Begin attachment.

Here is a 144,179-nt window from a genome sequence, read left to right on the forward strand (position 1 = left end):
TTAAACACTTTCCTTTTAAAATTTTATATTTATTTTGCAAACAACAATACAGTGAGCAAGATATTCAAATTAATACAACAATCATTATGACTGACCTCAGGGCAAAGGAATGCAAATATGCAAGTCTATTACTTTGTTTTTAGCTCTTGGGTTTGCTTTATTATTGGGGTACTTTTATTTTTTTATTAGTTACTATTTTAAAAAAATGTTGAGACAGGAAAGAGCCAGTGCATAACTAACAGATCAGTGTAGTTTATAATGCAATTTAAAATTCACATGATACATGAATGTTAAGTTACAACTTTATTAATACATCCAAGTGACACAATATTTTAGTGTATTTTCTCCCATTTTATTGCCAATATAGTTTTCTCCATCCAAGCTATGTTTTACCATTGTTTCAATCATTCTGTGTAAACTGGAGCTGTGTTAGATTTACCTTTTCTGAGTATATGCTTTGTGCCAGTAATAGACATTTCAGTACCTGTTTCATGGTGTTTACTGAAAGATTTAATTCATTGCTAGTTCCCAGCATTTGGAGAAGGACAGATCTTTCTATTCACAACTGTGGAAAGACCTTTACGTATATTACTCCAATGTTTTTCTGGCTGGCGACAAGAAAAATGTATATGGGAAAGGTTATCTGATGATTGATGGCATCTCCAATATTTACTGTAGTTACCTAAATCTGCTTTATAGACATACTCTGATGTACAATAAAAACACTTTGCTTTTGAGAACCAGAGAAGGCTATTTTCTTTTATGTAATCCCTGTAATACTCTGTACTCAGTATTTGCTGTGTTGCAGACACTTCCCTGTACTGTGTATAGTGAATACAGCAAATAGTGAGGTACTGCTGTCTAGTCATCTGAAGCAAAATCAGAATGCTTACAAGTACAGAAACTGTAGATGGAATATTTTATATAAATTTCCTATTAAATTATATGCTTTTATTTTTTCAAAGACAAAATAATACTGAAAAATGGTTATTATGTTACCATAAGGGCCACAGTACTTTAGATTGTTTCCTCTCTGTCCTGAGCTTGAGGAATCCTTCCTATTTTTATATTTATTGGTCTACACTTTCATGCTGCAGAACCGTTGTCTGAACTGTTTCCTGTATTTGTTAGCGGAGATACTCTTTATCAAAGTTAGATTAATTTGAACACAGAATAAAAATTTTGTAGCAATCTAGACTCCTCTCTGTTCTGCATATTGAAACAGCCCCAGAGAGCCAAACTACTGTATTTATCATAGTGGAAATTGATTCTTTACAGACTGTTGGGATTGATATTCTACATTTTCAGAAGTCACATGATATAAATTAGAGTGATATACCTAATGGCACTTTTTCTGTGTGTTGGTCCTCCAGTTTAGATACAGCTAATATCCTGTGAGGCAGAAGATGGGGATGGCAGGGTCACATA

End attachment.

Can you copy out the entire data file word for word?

Here is a 144,179-nt window from a genome sequence, read left to right on the forward strand (position 1 = left end):
TTAAACACTTTCCTTTTAAAATTTTATATTTATTTTGCAAACAACAATACAGTGAGCAAGATATTCAAATTAATACAACAATCATTATGACTGACCTCAGGGCAAAGGAATGCAAATATGCAAGTCTATTACTTTGTTTTTAGCTCTTGGGTTTGCTTTATTATTGGGGTACTTTTATTTTTTTATTAGTTACTATTTTAAAAAAATGTTGAGACAGGAAAGAGCCAGTGCATAACTAACAGATCAGTGTAGTTTATAATGCAATTTAAAATTCACATGATACATGAATGTTAAGTTACAACTTTATTAATACATCCAAGTGACACAATATTTTAGTGTATTTTCTCCCATTTTATTGCCAATATAGTTTTCTCCATCCAAGCTATGTTTTACCATTGTTTCAATCATTCTGTGTAAACTGGAGCTGTGTTAGATTTACCTTTTCTGAGTATATGCTTTGTGCCAGTAATAGACATTTCAGTACCTGTTTCATGGTGTTTACTGAAAGATTTAATTCATTGCTAGTTCCCAGCATTTGGAGAAGGACAGATCTTTCTATTCACAACTGTGGAAAGACCTTTACGTATATTACTCCAATGTTTTTCTGGCTGGCGACAAGAAAAATGTATATGGGAAAGGTTATCTGATGATTGATGGCATCTCCAATATTTACTGTAGTTACCTAAATCTGCTTTATAGACATACTCTGATGTACAATAAAAACACTTTGCTTTTGAGAACCAGAGAAGGCTATTTTCTTTTATGTAATCCCTGTAATACTCTGTACTCAGTATTTGCTGTGTTGCAGACACTTCCCTGTACTGTGTATAGTGAATACAGCAAATAGTGAGGTACTGCTGTCTAGTCATCTGAAGCAAAATCAGAATGCTTACAAGTACAGAAACTGTAGATGGAATATTTTATATAAATTTCCTATTAAATTATATGCTTTTATTTTTTCAAAGACAAAATAATACTGAAAAATGGTTATTATGTTACCATAAGGGCCACAGTACTTTAGATTGTTTCCTCTCTGTCCTGAGCTTGAGGAATCCTTCCTATTTTTATATTTATTGGTCTACACTTTCATGCTGCAGAACCGTTGTCTGAACTGTTTCCTGTATTTGTTAGCGGAGATACTCTTTATCAAAGTTAGATTAATTTGAACACAGAATAAAAATTTTGTAGCAATCTAGACTCCTCTCTGTTCTGCATATTGAAACAGCCCCAGAGAGCCAAACTACTGTATTTATCATAGTGGAAATTGATTCTTTACAGACTGTTGGGATTGATATTCTACATTTTCAGAAGTCACATGATATAAATTAGAGTGATATACCTAATGGCACTTTTTCTGTGTGTTGGTCCTCCAGTTTAGATACAGCTAATATCCTGTGAGGCAGAAGATGGGGATGGCAGGGTCACATA